Hey there, time traveller!
This article was published 1/11/2012 (1607 days ago), so information in it may no longer be current.
By Wednesday afternoon, much of the water that had flooded New York City during Hurricane Sandy had receded into the harbor. But recovery crews were still furiously pumping water out of the city’s subterranean arteries. Four East River subway tunnels remained inundated. Electricity was still out south of 39th Street, along with many traffic lights, and the city’s death toll stood at 22. With New Yorkers scrambling to get around, Mayor Michael R. Bloomberg, I, announced that only cars carrying three or more people would be allowed on bridges or into open tunnels. New York is just one portrait of a disaster that largely spared the Washington region but pummeled areas north.
Now imagine if New York’s water level were two, three, four feet higher. That’s what the New York City Panel on Climate Change predicts could happen later this century, depending on how global warming affects the harbor.
Sandy reminded Americans not only of the importance of cooperation in times of crisis and the promise that great cities such as New York will restore themselves. It also demonstrated the vulnerability of the seawalls, bulkheads and electrical wires upon which Americans rely. The job now is not simply to pump water out of inundated subway lines. It is also to figure out how to harden the United States’ vital coastal infrastructure, particularly in the face of rising seas, big storms and other predicted consequences of climate change.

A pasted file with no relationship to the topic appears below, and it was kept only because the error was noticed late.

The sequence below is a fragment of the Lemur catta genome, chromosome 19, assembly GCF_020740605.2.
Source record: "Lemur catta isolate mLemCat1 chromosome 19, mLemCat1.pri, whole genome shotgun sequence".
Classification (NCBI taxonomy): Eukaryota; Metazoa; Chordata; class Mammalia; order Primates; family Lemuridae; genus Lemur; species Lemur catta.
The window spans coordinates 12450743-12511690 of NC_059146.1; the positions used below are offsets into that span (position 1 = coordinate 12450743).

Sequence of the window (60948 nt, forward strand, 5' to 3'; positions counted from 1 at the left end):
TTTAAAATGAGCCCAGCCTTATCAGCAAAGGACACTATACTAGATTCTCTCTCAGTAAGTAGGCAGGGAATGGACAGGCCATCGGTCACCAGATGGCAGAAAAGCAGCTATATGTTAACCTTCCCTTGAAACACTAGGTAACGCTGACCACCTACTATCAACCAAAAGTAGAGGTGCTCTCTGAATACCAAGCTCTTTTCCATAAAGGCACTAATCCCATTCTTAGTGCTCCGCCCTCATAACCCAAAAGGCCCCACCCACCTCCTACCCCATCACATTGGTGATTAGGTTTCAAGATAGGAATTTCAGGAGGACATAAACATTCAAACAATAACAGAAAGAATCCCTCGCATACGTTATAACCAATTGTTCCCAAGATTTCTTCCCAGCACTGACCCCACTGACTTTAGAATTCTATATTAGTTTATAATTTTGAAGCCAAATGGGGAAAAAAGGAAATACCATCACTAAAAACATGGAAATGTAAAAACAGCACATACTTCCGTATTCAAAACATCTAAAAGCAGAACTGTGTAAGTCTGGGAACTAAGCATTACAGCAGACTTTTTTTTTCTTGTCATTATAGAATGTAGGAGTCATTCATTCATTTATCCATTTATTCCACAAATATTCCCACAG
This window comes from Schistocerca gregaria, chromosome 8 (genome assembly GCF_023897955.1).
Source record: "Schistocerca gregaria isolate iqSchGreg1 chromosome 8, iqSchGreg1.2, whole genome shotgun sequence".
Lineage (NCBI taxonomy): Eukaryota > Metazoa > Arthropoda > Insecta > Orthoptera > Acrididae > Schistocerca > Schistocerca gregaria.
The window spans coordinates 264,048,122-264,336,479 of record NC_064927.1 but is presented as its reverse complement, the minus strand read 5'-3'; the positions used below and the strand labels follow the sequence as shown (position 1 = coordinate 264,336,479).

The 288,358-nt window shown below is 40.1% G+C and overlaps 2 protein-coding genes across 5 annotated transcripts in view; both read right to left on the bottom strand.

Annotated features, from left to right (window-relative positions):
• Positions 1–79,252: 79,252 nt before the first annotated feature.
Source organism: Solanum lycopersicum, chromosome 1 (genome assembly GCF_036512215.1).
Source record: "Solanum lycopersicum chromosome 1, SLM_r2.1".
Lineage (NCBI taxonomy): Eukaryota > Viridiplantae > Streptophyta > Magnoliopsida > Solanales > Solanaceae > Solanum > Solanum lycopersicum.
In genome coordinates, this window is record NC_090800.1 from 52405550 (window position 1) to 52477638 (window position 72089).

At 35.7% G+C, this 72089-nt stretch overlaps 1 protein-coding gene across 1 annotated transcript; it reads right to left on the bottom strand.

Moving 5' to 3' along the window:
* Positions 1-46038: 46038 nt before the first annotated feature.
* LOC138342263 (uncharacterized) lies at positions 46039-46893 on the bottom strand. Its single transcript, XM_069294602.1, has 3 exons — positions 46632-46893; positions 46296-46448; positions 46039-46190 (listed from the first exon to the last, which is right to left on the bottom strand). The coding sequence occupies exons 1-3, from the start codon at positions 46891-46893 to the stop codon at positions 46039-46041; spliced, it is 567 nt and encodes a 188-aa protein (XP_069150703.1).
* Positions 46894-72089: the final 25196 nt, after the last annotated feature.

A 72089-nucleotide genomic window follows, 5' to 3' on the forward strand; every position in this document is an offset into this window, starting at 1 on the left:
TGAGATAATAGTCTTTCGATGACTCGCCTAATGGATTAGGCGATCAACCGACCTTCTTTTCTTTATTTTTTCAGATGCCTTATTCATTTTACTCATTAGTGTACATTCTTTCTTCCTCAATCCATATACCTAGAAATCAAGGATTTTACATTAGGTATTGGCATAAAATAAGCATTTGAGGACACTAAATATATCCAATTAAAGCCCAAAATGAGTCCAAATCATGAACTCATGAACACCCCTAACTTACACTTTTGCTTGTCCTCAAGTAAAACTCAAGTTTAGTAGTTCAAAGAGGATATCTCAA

New York city planners have begun looking at options. A municipal report last year suggested updating building codes and other regulations to encourage flood-proof structures, ensuring that permitting is predictable for upkeep on seawalls and bulkheads, and building barriers such as dikes and levees. These must also be high enough to withstand truly brutal weather, as New Orleans can attest. Proposals for massive storm-surge barriers to ring off upper New York Harbor are also on the table, as is the idea to build small barrier islands, though both these approaches no doubt would be very expensive. Of course, New York is not the only vulnerable population center. Rising sea levels are already imperiling Virginia’s Hampton Roads, including a dry dock built to construct aircraft carriers. Municipalities up and down the East Coast should be planning.
Fortification may well be needed outside cities, too. Three nuclear reactors shut off during the hurricane, and the Nuclear Regulatory Commission issued an alert at a fourth site. None resulted in any big problems. The industry pointed out that facilities are designed to withstand hurricane-strength winds. The NRC said that extensive upgrades following the Sept. 11, 2001, terrorist attacks have made U.S. nuclear plants even safer than before and that ensuring the resilience of critical backup systems to flooding has been a priority since the Fukushima Dai-ichi meltdowns in Japan. Sandy should heighten the industry’s diligence.
National leaders need to get serious about slowing climate change. But the country must also plan to adapt to a warming world, anticipating not just the historically unusual, but also the historically unprecedented.